On 25 October 2016, the European Commission (the Commission) announced a new package for corporate tax reforms. The package includes three separate legislative initiatives, namely: (i) a Directive on a Common Consolidated Corporate Tax Base (CCCTB); (ii) a Directive on Double Taxation Dispute Resolution Mechanisms in the European Union; and (iii) a Directive amending the Anti-Tax Avoidance Directive (ATAD) as regards hybrid mismatches with third countries. These legislative proposals will be submitted to the European Parliament for consultation and to the Council of the European Union for adoption.
The Package also contains a Chapeau Communication, outlining the political and economic rationale behind the proposals, as well as impact assessments on the CCCTB and the dispute resolution mechanism. 26 October 2016 Global Tax Alert European Commission proposes staged approach towards harmonized group tax base EY Global Tax Alert Library Access both online and pdf versions of all EY Global Tax Alerts. Copy into your web browser: www.ey.com/taxalerts 2 Global Tax Alert With respect to the CCCTB proposal, the Commission recognizes that elements of the original CCCTB proposals gave rise to difficult debates and consequently has proposed a staged approach. Accordingly, the proposal has been split into two directives, one covering a common corporate tax base (CCTB) and the other covering the CCCTB itself.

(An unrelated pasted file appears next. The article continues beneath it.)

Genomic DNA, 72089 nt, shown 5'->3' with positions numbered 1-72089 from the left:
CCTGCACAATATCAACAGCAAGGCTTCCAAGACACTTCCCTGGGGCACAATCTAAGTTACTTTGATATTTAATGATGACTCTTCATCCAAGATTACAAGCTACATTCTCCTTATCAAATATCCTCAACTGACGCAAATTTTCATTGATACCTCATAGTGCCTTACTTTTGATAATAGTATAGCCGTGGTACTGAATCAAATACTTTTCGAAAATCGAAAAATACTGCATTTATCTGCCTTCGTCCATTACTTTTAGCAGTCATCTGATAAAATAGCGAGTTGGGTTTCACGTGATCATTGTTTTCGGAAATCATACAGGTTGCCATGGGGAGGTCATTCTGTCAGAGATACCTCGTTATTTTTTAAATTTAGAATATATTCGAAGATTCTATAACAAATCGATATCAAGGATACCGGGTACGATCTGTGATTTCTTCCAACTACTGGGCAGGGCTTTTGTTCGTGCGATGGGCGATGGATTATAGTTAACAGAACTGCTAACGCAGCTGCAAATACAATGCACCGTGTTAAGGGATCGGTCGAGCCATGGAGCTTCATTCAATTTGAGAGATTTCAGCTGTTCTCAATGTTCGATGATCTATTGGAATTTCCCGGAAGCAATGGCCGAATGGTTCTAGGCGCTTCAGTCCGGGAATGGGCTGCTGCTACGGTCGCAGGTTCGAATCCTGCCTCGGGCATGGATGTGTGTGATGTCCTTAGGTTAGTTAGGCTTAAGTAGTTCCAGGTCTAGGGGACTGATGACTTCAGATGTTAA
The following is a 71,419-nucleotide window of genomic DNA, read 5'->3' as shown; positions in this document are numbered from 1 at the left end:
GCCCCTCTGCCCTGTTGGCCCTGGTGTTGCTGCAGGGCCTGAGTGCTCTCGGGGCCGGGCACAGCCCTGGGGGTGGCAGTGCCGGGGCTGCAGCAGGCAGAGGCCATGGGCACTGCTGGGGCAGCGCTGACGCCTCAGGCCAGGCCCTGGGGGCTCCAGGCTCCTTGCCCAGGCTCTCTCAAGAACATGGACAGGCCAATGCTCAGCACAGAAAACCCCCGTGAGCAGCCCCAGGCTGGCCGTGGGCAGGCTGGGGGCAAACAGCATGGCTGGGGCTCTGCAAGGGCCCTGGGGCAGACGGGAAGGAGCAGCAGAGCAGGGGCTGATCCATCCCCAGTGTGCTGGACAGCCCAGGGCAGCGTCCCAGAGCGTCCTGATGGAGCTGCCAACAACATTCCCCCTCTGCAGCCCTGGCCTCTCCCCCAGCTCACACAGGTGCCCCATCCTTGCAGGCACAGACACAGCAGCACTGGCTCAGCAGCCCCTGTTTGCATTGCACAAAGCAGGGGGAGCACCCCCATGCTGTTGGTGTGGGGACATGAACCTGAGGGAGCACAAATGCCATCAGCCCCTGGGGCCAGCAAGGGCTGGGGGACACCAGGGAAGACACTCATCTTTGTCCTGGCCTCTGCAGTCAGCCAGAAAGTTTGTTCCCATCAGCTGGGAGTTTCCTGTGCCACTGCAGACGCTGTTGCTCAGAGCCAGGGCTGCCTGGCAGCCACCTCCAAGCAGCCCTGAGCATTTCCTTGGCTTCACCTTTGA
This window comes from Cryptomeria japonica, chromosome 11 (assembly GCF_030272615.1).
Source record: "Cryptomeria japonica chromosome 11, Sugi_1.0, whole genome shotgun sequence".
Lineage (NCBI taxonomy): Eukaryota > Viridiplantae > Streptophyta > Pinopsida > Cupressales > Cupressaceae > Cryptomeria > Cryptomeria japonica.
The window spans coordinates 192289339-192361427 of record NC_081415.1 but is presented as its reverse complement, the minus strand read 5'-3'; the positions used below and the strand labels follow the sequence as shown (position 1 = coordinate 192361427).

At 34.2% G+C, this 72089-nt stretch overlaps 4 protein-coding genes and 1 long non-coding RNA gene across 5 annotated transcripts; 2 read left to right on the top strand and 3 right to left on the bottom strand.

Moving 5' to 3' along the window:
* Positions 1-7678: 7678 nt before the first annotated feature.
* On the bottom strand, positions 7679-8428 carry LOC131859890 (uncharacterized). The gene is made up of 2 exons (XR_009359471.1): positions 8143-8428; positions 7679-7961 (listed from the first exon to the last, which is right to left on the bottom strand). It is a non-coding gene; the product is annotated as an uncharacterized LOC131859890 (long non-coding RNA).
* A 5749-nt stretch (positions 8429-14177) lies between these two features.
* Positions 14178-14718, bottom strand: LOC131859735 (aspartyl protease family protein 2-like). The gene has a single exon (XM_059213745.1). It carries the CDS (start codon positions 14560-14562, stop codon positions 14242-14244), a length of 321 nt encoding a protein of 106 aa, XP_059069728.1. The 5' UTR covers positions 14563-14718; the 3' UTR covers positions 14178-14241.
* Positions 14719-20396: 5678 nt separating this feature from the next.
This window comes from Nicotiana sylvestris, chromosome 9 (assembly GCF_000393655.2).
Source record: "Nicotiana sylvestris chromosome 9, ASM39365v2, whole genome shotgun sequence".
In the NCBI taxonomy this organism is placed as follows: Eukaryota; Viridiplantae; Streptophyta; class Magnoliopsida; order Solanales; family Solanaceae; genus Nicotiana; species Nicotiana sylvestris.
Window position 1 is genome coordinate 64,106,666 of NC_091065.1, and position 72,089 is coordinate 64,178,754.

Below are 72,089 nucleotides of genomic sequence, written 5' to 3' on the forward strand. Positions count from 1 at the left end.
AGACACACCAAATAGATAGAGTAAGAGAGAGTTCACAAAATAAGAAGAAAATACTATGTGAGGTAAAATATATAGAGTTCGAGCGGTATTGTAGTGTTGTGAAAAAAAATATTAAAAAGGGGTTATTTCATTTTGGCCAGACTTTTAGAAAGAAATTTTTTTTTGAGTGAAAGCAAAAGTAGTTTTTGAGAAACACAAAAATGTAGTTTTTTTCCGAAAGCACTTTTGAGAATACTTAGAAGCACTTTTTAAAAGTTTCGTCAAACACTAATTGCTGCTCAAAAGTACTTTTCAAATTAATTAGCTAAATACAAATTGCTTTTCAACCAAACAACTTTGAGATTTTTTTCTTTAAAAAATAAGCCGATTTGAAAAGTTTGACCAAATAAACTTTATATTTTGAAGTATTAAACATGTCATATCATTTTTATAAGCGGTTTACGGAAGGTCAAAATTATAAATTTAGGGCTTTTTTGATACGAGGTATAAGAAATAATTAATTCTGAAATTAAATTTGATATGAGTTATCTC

Discussions on the draft directive relating to the CCCTB will be postponed until the elements of the CCTB are agreed. The first stage in the re-launched proposals contains a set of rules to create a CCTB but does not include consolidation rules. These are broadly the same as the relevant aspects of the 2011 proposals, though they have been updated to take into account the European Union’s (EU’s) work on the ATAD.1 The proposals now also incorporate a notional interest deduction and a sup
According to the Commission, the C(C)CTB proposals are perhaps the most ambitious corporate tax reform ever proposed in the EU. Both would provide Member States with an entirely new system for taxing multinationals and it will have a significant effect on the taxation of multinational companies operating in the EU. If adopted, a broad range of structures (financing, holding, IP and supply chain structures) will be impacted. Global businesses with European activities may therefore wish to assess the impact of the proposals on their current structures and on future investments, and should monitor the follow up work by the Commission and the Council.
See tax alert attached below for full details.